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The FIA Gods Challenged

There is no doubt about it, the FIA do not like to have their decisions questioned. Way back in October last year, David Coulthard was smacked down for daring to put forward the GPDA’s view on safety matters and there are many other examples of the governing body reacting angrily to criticism.


David Coulthard

Now I see that even mighty Autosport magazine has had to print a retraction of earlier FIA-related statements made in a column of theirs. The fuss revolved around just how many teams were unhappy with the FIA’s sudden reduction of the engine formula from 3 liter V10s to 2.4 liter V8s, although I find it hard to see what was wrong with Autosport‘s columnist pointing out that not all the manufacturers were in favor of the change. Perhaps the problem really lay in his earlier assertion that the FIA had yo-yoed a lot – to hint that the FIA might be a tad indecisive would definitely be heresy.

The whole episode illustrates the FIA’s increasing tendency to see itself as infallible and above criticism. Which is a silly attitude to strike in a sport as contentious and full of differing interests and opinions as F1. The governing body would do wonders for its image if it were to accept criticism gracefully and listen a bit more. No-one has ever said that their job is easy and it is only to be expected that some will disagree with whatever they do; you can’t please all of the people all of the time.

The FIA would like us to see it as a forward-looking body that prepares for the future – hence their sudden fascination with green issues and the interests of car manufacturers. But they seem to be missing something very important about the brave new world of tomorrow: that in the information age, everything becomes known and is examined ad infinitum. They may be able to prevent the traditional media from voicing any uncomfortable opinions but the internet is a different matter entirely. Even governments have failed in their efforts to keep a lid on that beastie.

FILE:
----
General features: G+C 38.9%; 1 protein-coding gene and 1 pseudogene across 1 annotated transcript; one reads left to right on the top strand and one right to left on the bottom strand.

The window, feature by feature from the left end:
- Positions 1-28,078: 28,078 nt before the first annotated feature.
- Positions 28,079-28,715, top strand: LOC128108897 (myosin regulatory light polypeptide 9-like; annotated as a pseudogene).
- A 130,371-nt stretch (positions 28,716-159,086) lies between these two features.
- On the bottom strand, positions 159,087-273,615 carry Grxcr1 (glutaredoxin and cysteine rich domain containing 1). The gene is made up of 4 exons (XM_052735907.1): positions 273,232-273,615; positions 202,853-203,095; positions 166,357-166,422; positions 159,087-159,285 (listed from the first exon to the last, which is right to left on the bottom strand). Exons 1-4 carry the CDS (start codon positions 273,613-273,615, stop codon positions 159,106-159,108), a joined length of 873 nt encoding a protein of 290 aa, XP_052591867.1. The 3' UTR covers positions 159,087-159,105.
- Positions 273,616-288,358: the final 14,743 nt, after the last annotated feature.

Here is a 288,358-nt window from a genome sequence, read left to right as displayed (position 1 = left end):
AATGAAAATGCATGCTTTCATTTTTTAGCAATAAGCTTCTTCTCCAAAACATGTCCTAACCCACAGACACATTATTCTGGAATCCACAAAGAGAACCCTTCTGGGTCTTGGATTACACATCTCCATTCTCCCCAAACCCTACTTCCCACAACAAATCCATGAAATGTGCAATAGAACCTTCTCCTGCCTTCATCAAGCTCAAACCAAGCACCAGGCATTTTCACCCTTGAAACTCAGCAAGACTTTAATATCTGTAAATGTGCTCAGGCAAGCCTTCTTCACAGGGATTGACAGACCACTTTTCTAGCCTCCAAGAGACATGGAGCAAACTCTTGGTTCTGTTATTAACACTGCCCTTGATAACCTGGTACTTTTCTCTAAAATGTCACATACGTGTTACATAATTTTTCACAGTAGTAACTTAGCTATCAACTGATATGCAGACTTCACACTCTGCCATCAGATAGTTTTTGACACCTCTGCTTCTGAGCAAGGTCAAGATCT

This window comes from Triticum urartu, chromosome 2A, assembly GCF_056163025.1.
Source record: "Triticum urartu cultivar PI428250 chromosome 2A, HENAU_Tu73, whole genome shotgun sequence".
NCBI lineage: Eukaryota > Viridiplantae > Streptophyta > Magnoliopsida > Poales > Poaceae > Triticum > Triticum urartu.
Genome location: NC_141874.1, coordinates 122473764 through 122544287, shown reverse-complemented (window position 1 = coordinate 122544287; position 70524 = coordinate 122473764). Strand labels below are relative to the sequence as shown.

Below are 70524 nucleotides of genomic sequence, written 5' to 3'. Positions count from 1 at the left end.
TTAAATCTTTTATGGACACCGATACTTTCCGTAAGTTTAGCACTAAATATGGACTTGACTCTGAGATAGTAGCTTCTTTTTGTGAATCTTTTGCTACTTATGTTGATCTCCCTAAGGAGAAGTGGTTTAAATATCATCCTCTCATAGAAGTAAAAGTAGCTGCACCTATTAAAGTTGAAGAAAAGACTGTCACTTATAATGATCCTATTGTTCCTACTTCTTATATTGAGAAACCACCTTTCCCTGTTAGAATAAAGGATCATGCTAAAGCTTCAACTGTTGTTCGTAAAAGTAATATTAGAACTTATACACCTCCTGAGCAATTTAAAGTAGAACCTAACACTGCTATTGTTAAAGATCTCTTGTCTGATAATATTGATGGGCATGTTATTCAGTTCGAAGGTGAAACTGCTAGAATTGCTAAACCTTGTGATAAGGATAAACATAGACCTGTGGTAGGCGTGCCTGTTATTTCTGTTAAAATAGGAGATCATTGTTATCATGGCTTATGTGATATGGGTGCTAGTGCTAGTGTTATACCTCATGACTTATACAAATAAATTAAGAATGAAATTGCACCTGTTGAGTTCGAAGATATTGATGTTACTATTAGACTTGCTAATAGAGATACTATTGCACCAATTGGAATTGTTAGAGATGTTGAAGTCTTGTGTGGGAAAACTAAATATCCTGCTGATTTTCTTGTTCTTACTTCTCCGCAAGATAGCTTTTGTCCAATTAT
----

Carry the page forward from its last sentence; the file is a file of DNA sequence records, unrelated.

So the FIA would do far better if it were to act with more consideration of the views of those involved in the sport (and that includes the fans) and to be a lot more transparent in their actions. Except, of course, it can’t. So many of its decisions are driven by financial considerations and shady deals that it dare not explain some of them.

You may think that is a rather wild assumption; but it seems that Michelin agree with me – they are taking the FIA to court over the way in which Pirelli was selected as the sole supplier of tires to the World Rally Championship. Which brings to mind the odd way in which Microsoft MES were chosen as the suppliers of ECUs and Magneti Marelli’s doubts over the process.

The love of money is the root of all evil…

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Compound Confusion

So far, I have said nothing about the plan to make Bridgestone identify the two tire compounds to be used in races this year by having a blob of paint smeared on one or other of them. This is mainly because I really don’t understand the whole business.


Best of buddies – Mansell and Piquet

For a start, what is the point of forcing the teams to use both compounds in each race? Since everyone must do this, it seems like a pathetic attempt to introduce more artificial strategy into racing – as if we didn’t have enough already. And it will very quickly become clear whether it is best to use the soft tires at the beginning of the race or the end and all the teams will react accordingly. Not much room for nail-biting stuff there.

Then there is the silly business of whether there should be visual indication of which compound each car is using. I am told that this will make things more exciting for the fans since they will be able to see at a glance which cars are on softs and which on hards. And everyone seems to agree that this is a great idea – or it appeared so until until this morning, when I read a post on Formula 1 Linksheaven that questions the motivation behind the sorry business. I particularly liked the following statement: